Naphat’s Origin Story: Why I Started Prodvana
I was the tech lead for a project to replace Dropbox’s aging monolith with a modern platform. The monolith story is similar to many in the industry. There were many initiatives to improve the monolith situation, including a company-wide Service-Oriented Architecture (SOA) push a few years prior. These initiatives all failed to make lasting changes due to conflicting incentives and priorities.
Our mandate was to improve developer velocity, as it had become impossible to make changes on the monolith. For example, a single web route took over a day to set up! Along with this mandate, our team was also accountable for the reliability of the system, as we had spent 2019, “SRE”-ing (for lack of a better word) the system and to get it stable. We saw an opportunity to push both frontiers forward and believed we had a novel approach; instead of asking for a full rewrite, we were going to build a platform completely on a modern tech stack with the ability to run legacy code with minimal changes. This would give everyone the full benefit of SOA (isolation, independent pushes, low-cost new routes, etc.) without asking them for a migration.
For the first time, we had a line of sight into replacing the monolith, which could be accomplished by the hard work of a small, surgical team of engineers.
We had a prototype that worked. The new platform was a technological marvel. It featured the best of Dropbox’s tech stack with a modern gRPC-based serving framework, significant (10x) performance improvement on simple route overhead, autoscaling, automatically safe releases with canary analysis, independent releases, and failure isolation. And, it was able to run the legacy monolith code completely unchanged with an adapter.
We started demo-ing this to engineers in the company to solicit feedback. Surprisingly to us, the feedback could not have been more negative. Product engineers (also referred to as product) did not understand why their workflows were changing and how this was an improvement. In fact, they felt that the new platform worsened their experience; they had to learn new concepts (e.g. gRPC) for seemingly no gain.
I was quite frustrated. Weren’t the technologies like gRPC standard in the company at this point? Wouldn’t they have to learn these technologies anyways to get anything else done here? Why couldn’t the product teams see the effort that went into the project, and all the wins they would get from it? Why didn’t they appreciate my team’s efforts more?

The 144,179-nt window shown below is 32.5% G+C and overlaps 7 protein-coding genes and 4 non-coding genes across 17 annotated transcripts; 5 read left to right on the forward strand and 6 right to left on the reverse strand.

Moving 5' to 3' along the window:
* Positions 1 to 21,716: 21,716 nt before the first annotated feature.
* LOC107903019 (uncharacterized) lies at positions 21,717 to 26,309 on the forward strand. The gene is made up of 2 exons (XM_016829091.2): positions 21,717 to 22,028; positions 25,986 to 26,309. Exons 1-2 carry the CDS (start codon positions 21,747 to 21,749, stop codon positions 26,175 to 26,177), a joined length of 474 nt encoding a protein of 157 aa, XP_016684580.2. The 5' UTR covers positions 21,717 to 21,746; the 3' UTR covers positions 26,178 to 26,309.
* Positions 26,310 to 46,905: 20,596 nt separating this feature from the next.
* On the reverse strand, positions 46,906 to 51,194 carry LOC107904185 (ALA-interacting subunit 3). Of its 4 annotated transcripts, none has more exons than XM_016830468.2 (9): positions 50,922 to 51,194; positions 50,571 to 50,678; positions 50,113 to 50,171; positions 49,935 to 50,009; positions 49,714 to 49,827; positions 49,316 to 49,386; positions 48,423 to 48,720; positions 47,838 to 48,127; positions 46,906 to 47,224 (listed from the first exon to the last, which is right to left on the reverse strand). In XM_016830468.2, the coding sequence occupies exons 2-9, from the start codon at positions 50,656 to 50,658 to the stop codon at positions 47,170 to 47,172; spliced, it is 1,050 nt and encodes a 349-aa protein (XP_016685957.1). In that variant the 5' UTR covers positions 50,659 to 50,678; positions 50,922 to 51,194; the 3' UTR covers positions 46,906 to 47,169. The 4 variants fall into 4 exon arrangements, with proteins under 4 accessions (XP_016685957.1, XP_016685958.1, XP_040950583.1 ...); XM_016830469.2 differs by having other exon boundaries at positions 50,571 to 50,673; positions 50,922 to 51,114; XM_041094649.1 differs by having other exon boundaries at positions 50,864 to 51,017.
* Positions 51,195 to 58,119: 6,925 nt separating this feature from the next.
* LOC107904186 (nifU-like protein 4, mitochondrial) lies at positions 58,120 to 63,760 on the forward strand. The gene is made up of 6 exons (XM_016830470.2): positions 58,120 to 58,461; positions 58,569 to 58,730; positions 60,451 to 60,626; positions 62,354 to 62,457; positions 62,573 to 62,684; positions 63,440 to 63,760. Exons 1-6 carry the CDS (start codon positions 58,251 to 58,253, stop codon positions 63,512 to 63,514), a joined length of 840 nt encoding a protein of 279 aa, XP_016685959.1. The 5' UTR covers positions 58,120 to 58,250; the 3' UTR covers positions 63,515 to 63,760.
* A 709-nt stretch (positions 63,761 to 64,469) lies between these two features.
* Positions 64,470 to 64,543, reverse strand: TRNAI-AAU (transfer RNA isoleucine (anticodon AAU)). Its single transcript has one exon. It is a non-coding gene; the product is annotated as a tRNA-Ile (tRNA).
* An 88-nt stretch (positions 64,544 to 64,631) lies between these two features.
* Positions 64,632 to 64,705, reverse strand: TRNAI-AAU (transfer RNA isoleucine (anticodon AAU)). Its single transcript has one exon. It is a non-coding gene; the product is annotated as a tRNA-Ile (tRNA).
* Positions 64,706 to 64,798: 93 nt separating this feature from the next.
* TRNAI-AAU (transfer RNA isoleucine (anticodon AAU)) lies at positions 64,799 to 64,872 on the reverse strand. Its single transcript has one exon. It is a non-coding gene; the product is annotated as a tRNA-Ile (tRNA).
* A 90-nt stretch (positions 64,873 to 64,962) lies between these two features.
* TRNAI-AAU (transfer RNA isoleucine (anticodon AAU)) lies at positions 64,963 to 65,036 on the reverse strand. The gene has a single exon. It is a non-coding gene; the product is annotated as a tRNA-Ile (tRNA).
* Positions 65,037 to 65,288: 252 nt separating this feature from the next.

I would later find out what the product teams were feeling. This was yet another infra-led initiative being forced on them. It did not fix any fundamental pain points. It did not involve the product teams in the decision-making process. As one product engineer put it, product teams were tired of the “just” attitude from infra. As in, “Why didn’t product teams just learn gRPC? Why didn’t they ‘just’ run services?” without taking into account all of the other complexities that product teams deal with that infra teams do not see. I, myself, was guilty of this attitude, as you saw above.
Like so many initiatives on the monolith before it, my project looked set to fail.
The Industry at Large
The story above is emblematic of the industry at large. Infrastructure keeps getting increasingly complex, and I don’t mean that in a positive way. At a minimum, most companies deal with Kubernetes and Infra-as-code toolings (e.g.Terraform) that back it. Then, in order to run anything real end to end, these companies inevitably need to pull in more complexities: release managers like argo rollouts or flagger, workflow engines like tekton or argo workflows, service meshes and ingresses, to name a few. This does not even go into the data layer, e.g. having to deal with DB migrations and backups.
These are all highly complex systems to learn, and none of them have anything to do with actually shipping products and delivering value to customers. Product engineers are left with the choice: (1) “be full-stack” and become an expert in these techs, in which case they would not be able to spend time doing their actual work OR (2) ignore the complexity and rely on an infra team to be formed to deal with this when the time is right, which creates a situation not unlike the Dropbox situation above.